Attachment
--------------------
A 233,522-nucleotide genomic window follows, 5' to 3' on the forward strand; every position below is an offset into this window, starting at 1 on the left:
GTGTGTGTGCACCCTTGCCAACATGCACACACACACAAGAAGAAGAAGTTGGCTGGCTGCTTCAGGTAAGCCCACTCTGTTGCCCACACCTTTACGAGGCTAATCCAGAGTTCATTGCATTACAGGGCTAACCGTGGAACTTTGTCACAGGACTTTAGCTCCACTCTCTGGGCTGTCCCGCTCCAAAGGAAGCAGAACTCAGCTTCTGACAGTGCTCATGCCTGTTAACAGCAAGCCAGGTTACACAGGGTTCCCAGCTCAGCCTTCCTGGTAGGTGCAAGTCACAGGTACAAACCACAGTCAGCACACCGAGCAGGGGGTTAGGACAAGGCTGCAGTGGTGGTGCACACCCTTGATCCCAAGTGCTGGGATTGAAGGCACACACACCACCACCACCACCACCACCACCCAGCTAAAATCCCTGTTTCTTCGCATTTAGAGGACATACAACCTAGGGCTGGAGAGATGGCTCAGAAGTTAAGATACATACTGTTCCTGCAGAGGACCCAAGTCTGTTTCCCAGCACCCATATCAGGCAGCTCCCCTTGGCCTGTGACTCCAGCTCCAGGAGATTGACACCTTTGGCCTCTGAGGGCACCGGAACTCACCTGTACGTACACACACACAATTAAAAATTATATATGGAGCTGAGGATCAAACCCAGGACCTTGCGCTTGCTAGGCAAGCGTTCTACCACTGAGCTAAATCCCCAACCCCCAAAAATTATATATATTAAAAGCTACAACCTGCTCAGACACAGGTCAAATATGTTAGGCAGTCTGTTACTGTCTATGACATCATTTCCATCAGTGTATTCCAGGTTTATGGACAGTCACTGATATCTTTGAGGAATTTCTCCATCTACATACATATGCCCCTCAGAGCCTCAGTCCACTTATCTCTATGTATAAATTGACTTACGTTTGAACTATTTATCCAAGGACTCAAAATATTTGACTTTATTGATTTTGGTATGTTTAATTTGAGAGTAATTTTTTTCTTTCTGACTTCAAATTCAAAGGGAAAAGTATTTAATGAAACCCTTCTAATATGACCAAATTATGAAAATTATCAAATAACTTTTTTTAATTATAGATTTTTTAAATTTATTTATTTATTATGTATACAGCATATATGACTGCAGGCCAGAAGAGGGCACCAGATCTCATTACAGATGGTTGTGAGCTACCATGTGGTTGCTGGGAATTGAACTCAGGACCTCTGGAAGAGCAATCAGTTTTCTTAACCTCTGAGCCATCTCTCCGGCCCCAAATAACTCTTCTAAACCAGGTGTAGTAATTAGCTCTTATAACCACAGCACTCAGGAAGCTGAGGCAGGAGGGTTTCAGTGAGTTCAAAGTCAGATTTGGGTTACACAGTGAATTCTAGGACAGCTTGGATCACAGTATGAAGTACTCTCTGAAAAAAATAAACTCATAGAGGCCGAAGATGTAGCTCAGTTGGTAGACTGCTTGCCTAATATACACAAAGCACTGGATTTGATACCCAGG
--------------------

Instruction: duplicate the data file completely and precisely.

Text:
A 233,522-nucleotide genomic window follows, 5' to 3' on the forward strand; every position below is an offset into this window, starting at 1 on the left:
GTGTGTGTGCACCCTTGCCAACATGCACACACACACAAGAAGAAGAAGTTGGCTGGCTGCTTCAGGTAAGCCCACTCTGTTGCCCACACCTTTACGAGGCTAATCCAGAGTTCATTGCATTACAGGGCTAACCGTGGAACTTTGTCACAGGACTTTAGCTCCACTCTCTGGGCTGTCCCGCTCCAAAGGAAGCAGAACTCAGCTTCTGACAGTGCTCATGCCTGTTAACAGCAAGCCAGGTTACACAGGGTTCCCAGCTCAGCCTTCCTGGTAGGTGCAAGTCACAGGTACAAACCACAGTCAGCACACCGAGCAGGGGGTTAGGACAAGGCTGCAGTGGTGGTGCACACCCTTGATCCCAAGTGCTGGGATTGAAGGCACACACACCACCACCACCACCACCACCACCCAGCTAAAATCCCTGTTTCTTCGCATTTAGAGGACATACAACCTAGGGCTGGAGAGATGGCTCAGAAGTTAAGATACATACTGTTCCTGCAGAGGACCCAAGTCTGTTTCCCAGCACCCATATCAGGCAGCTCCCCTTGGCCTGTGACTCCAGCTCCAGGAGATTGACACCTTTGGCCTCTGAGGGCACCGGAACTCACCTGTACGTACACACACACAATTAAAAATTATATATGGAGCTGAGGATCAAACCCAGGACCTTGCGCTTGCTAGGCAAGCGTTCTACCACTGAGCTAAATCCCCAACCCCCAAAAATTATATATATTAAAAGCTACAACCTGCTCAGACACAGGTCAAATATGTTAGGCAGTCTGTTACTGTCTATGACATCATTTCCATCAGTGTATTCCAGGTTTATGGACAGTCACTGATATCTTTGAGGAATTTCTCCATCTACATACATATGCCCCTCAGAGCCTCAGTCCACTTATCTCTATGTATAAATTGACTTACGTTTGAACTATTTATCCAAGGACTCAAAATATTTGACTTTATTGATTTTGGTATGTTTAATTTGAGAGTAATTTTTTTCTTTCTGACTTCAAATTCAAAGGGAAAAGTATTTAATGAAACCCTTCTAATATGACCAAATTATGAAAATTATCAAATAACTTTTTTTAATTATAGATTTTTTAAATTTATTTATTTATTATGTATACAGCATATATGACTGCAGGCCAGAAGAGGGCACCAGATCTCATTACAGATGGTTGTGAGCTACCATGTGGTTGCTGGGAATTGAACTCAGGACCTCTGGAAGAGCAATCAGTTTTCTTAACCTCTGAGCCATCTCTCCGGCCCCAAATAACTCTTCTAAACCAGGTGTAGTAATTAGCTCTTATAACCACAGCACTCAGGAAGCTGAGGCAGGAGGGTTTCAGTGAGTTCAAAGTCAGATTTGGGTTACACAGTGAATTCTAGGACAGCTTGGATCACAGTATGAAGTACTCTCTGAAAAAAATAAACTCATAGAGGCCGAAGATGTAGCTCAGTTGGTAGACTGCTTGCCTAATATACACAAAGCACTGGATTTGATACCCAGG